Over the last decade, some 20 titles have sprung up from Singapore, riding the wave of its cultural renaissance and defying the fact the city-state was once known for its tight media censorship (Singapore still ranks 154 out of 180 in the 2016 World Press Freedom Index). Over the decade or so though, the Singaporean government has pumped in millions of bucks to grow its creative sector and nurture creativity among its citizens—and an independent magazine scene has flourished from this intersection.
I came, I saw, and I left broke. This is a familiar experience for lovers of art book fairs the world over. It was certainly what happened to me at the recent Singapore Art Book Fair 2016, an annual showcase of arts publishing from the Southeast Asian city-state and its surrounding region. Inspired by similar fairs in Tokyo and New York City, independent bookstore BooksActually founded its own version of this fair with creative consultancy Hjgher three years ago. After sitting out last year, the fair returned last weekend, turning the ArtScience Museum in Marina Bay Sands into a “Cabinet of Curiosities.”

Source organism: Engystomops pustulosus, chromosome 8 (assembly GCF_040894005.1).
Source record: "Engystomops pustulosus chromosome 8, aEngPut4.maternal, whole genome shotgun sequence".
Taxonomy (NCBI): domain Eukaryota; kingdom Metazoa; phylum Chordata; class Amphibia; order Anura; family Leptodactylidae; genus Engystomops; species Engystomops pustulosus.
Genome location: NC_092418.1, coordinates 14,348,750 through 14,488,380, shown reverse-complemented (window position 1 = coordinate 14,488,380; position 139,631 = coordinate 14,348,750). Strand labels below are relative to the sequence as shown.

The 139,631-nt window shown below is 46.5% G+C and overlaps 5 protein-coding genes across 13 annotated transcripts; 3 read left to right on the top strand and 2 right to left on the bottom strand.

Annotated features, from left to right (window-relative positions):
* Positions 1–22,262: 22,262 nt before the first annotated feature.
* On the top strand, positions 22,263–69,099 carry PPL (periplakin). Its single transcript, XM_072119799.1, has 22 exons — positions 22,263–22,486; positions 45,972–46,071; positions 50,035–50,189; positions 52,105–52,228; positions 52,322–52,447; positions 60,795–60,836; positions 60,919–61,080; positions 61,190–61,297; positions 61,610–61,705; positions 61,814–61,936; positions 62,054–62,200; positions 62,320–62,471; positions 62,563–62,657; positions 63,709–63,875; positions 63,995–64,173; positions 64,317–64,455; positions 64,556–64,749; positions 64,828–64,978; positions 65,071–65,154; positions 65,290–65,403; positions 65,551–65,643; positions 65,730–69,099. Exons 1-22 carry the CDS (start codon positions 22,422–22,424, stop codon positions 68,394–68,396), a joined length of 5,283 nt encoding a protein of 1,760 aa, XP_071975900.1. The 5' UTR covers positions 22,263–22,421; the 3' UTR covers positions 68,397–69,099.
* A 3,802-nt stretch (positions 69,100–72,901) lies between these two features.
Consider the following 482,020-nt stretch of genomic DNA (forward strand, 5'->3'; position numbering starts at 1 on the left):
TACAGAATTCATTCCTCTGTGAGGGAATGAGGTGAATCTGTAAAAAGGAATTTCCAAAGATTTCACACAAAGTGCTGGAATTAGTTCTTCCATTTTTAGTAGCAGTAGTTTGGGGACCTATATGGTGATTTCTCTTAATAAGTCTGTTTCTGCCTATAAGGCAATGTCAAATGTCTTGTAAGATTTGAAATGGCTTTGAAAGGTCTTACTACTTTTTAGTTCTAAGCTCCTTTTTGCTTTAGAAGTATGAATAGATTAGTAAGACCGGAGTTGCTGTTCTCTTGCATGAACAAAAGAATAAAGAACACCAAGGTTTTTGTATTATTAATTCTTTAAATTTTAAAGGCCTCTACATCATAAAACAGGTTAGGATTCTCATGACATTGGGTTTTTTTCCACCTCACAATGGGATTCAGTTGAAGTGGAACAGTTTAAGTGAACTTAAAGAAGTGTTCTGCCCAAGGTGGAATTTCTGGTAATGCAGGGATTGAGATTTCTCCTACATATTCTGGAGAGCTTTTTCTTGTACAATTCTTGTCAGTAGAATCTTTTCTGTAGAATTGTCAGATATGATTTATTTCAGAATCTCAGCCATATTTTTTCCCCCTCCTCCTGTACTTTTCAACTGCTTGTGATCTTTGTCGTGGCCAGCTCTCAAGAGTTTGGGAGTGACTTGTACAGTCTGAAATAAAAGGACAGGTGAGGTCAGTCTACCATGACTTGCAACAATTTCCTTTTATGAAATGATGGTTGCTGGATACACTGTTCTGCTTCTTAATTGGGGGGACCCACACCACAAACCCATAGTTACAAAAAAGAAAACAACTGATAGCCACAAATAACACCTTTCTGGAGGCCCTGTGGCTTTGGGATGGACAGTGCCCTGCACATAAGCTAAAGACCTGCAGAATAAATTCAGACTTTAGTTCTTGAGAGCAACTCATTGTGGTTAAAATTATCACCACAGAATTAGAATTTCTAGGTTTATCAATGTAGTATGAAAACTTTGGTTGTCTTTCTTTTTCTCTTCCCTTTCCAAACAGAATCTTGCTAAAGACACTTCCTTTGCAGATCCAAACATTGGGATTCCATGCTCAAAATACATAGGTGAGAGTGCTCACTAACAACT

Order, efficiency, and cleanliness are probably not the first things most creatives look for in their ideal place to live. So when Singapore advertising and design agency Kinetic dreamt up a guide to introduce their country to the world, they went a little crazy.
Ultimately, they came up with Zinegapore, a zany alternative take on how Singapore’s corporate-like efficiency overshadows a burgeoning creative industry that has emerged over the last decade or so.
Eschewing conventional travel guides that simply list attractions, Kinetic’s free iPad-only guide offers a highly irreverent, yet refreshingly honest guide to everyday life in Singapore. Images of banks in this international finance capital are presented (literally) as “Places of Interest.” Singaporeans’ love for acronyms are expressed in a word search puzzle, and the city’s reputation for cleanliness is turned into a game of spotting the sheer number of trash bins on its streets.